Nov. 30, 2012
Mobile computing course prompts students to build music app
Northwest Missouri State University students Robert Langenfeld, Michael Holtzscher and Stephen Esser have always had an appreciation for music and computers. Now they’ve converged those interests into a mobile phone application aimed at helping jazz performers practice and improve their improvisation skills.
The students designed the app, called uJazz, last spring as a final project in mobile computing, a course taught by Dr. Michael Rogers, assistant professor of computer science and information systems, in which students must develop unique custom applications for the iPhone. They learn how to write codes and build apps from the ground up.
Langenfeld, Holtzscher and Esser completed the course and continued tinkering with their app during the summer, even writing a version for Android phones. They unveiled their app publicly on the iTunes app store in August, joining only a handful of apps designed by Northwest students to reach that level.
“I felt like uJazz was the ultimate combination of my passion for composing music and writing software,” said Langenfeld, a computer science and music major from Bellevue, Neb. “We wanted uJazz to be something that students could use to practice and improve their jazz skills. And with the features we have planned for future updates, this app is going to become really powerful.”
uJazz allows users to pick any combination of keys and styles – from funk to reggae. The app then plays the chord progression for its user while displaying the chord names the user may play against. Users also can record themselves with an accompaniment and save the recording to their phone to play later. All of the app’s features can be used with nothing more than an iPhone; no external recording equipment is necessary.
“We were brainstorming different ideas when Michael came up with the idea to do a jazz accompaniment app,” Langenfeld said. “We looked on the app store and there were no real apps that did what we had in mind so we went with it.”
Submitting uJazz to the iTunes app store launched another phase of the project. The store is the only way developers can distribute their apps, which Apple vets to ensure they work properly, are not malicious and provide a benefit to iPhone users. The process of getting an app approved by Apple can take more than a month, and many developers don’t get that far. Submitting an app also requires a fee of about $100.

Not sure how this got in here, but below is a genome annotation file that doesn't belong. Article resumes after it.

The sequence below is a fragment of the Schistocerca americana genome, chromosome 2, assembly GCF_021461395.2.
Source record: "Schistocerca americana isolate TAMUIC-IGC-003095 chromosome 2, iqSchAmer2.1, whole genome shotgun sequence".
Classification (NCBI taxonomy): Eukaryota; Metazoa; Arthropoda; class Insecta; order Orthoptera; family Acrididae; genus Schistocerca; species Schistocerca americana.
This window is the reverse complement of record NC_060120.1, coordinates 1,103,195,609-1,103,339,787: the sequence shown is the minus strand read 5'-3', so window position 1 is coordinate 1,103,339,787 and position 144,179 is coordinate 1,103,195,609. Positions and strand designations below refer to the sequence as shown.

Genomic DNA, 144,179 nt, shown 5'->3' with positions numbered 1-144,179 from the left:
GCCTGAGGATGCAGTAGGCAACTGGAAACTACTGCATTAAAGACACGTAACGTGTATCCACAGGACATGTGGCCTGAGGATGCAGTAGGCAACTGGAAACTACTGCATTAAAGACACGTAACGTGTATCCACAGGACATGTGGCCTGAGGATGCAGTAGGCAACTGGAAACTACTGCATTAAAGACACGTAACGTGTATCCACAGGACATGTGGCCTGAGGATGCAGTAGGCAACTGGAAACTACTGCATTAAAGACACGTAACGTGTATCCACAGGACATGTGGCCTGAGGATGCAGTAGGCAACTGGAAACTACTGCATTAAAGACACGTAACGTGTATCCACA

“They had the foresight to recognize when you do something like this, it’s not only that you’ve created something but it’s sort of received Apple’s seal of approval,” Rogers said of the uJazz creators. “It indicates a high level of quality that speaks to their abilities, and I was impressed with the fact that they did take the effort.”
Rogers, who brought with him a deep interest and knowledge in Apple products when he joined the Northwest faculty in 2009, places an emphasis on teaching multiple computing languages to students to enhance and broaden their skills. And that instruction, in addition to independent studies Rogers advises, is helping Northwest students obtain jobs after they graduate, too.
“The short-term future of computing appears to be in mobile computing and it presents them with problems they don’t see in other areas,” Rogers said. “There are problems that arise as you deal with all the features of a mobile device. How do you work with GPS? How do you make sure the app you’re writing doesn’t kill the battery or does something more to the phone? There’s a seriousness to writing these apps, but there’s also a playfulness. There are a number of benefits for students.”
Northwest students recognize that and the popularity of Rogers’ course is growing.
“It’s an amazing opportunity that combines our personal interests and career interests,” said Esser, a junior computer science major from Riverton, Iowa. “It’s a really hot field right now.”
For more information or to download the application, visit http://ujazz.rlcompositions.com/.
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